Cost effectiveness of primary pegfilgrastim prophylaxis in patients with breast cancer at risk of febrile neutropenia
SourceJournal of Clinical Oncology, 31, 34, (2013), pp. 4283-4289
Article / Letter to editor
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Medical Technology Assessment
Journal of Clinical Oncology
SubjectNCEBP 2: Evaluation of complex medical interventions; ONCOL 3: Translational research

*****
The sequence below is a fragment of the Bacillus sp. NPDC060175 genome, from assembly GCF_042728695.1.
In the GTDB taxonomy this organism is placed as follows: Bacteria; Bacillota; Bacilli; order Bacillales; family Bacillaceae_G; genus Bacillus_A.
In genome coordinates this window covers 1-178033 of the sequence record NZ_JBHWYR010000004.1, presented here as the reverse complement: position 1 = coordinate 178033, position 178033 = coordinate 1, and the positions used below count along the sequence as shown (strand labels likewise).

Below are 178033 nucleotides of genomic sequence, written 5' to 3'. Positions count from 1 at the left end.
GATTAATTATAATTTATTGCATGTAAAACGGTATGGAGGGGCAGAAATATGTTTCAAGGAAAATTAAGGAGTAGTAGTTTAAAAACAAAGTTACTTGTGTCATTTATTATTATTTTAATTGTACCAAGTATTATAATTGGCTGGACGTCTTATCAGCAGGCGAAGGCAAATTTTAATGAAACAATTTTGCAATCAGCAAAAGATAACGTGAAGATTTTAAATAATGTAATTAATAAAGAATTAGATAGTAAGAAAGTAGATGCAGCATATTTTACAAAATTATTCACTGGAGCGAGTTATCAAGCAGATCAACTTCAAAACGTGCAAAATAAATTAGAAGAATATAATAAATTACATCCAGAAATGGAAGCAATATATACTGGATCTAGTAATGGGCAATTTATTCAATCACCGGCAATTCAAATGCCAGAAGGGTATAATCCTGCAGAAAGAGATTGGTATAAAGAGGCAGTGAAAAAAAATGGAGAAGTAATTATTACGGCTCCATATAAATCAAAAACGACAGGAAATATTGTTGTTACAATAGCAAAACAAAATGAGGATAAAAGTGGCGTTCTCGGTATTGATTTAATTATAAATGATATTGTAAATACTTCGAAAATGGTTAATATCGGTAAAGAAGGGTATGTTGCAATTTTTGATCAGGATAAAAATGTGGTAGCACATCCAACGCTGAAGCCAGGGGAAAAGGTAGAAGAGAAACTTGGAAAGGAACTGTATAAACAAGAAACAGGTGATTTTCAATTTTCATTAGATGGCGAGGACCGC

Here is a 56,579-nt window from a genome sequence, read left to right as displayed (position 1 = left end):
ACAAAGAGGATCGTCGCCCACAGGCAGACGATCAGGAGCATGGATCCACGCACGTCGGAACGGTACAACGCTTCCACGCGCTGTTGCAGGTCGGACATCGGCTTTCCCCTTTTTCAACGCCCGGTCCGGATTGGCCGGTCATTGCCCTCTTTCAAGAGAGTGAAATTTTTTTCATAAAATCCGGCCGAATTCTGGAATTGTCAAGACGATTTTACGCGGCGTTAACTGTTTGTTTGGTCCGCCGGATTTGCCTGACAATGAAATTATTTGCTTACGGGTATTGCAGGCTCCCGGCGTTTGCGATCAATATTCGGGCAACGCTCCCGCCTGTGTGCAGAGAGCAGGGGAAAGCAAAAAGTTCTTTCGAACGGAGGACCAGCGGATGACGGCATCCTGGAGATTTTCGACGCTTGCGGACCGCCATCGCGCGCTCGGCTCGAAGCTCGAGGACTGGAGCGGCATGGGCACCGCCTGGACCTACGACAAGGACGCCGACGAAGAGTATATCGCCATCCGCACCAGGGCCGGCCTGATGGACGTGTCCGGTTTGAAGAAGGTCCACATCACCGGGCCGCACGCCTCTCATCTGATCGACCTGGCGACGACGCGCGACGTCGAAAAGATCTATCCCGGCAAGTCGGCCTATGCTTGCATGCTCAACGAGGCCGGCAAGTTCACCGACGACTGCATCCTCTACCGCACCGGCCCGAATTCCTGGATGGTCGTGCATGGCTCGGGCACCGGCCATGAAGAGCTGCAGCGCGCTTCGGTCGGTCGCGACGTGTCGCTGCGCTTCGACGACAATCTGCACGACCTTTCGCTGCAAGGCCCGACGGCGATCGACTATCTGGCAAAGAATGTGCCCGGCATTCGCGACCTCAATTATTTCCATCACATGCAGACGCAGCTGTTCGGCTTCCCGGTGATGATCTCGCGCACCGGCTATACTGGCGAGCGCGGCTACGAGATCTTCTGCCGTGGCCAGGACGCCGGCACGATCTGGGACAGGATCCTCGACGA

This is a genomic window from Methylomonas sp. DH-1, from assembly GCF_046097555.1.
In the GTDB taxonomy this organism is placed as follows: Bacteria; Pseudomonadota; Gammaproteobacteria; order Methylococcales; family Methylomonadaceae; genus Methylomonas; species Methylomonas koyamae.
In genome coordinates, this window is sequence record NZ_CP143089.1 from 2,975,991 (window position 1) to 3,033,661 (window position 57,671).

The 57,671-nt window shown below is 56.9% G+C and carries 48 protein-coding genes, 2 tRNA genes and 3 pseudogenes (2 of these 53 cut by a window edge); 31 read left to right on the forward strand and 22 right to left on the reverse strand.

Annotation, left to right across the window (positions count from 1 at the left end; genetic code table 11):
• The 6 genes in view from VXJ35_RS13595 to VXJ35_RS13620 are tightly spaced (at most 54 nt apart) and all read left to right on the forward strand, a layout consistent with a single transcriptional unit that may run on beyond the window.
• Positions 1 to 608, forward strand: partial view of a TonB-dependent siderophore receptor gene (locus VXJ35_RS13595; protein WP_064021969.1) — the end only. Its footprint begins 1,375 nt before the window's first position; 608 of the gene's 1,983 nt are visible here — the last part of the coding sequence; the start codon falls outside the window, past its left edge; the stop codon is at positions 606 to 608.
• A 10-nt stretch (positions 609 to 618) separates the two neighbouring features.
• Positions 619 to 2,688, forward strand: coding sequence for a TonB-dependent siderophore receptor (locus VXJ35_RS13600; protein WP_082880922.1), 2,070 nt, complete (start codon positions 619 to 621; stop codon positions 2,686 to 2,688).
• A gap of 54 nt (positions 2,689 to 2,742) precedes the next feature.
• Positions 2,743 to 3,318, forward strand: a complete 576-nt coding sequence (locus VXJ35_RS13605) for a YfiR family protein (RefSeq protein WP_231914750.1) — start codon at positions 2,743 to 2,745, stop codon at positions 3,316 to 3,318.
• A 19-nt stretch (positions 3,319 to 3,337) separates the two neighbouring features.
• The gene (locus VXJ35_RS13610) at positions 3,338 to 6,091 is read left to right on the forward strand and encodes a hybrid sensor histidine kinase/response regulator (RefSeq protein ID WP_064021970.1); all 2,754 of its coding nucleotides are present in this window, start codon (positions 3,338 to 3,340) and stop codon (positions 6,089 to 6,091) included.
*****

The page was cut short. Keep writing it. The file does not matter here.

PURPOSE: Guidelines advise primary granulocyte colony-stimulating factor (G-CSF) prophylaxis during chemotherapy if risk of febrile neutropenia (FN) is more than 20%, but this comes with considerable costs. We investigated the incremental costs and effects between two treatment strategies of primary pegfilgrastim prophylaxis. METHODS: Our economic evaluation used a health care perspective and was based on a randomized study in patients with breast cancer with increased risk of FN, comparing primary G-CSF prophylaxis throughout all chemotherapy cycles (G-CSF 1-6 cycles) with prophylaxis during the first two cycles only (G-CSF 1-2 cycles). Primary outcome was cost effectiveness expressed as costs per patient with episodes of FN prevented. RESULTS: The incidence of FN increased from 10% in the G-CSF 1 to 6 cycles study arm (eight of 84 patients) to 36% in the G-CSF 1 to 2 cycles study arm (30 of 83 patients), whereas the mean total costs decreased from euro 20,658 (95% CI, euro 20,049 to euro 21,247) to euro 17,168 (95% CI euro 16,239 to euro 18,029) per patient, respectively. Chemotherapy and G-CSF determined 80% of the total costs. As expected, FN-related costs were higher in the G-CSF 1 to 2 cycles arm. The incremental cost effectiveness ratio for the G-CSF 1 to 6 cycles arm compared with the G-CSF 1 to 2 cycles arm was euro 13,112 per patient with episodes of FN prevented. CONCLUSION: We conclude that G-CSF prophylaxis throughout all chemotherapy cycles is more effective, but more costly, compared with prophylaxis limited to the first two cycles. Whether G-CSF prophylaxis throughout all chemotherapy cycles is considered cost effective depends on the willingness to pay per patient with episodes of FN prevented.
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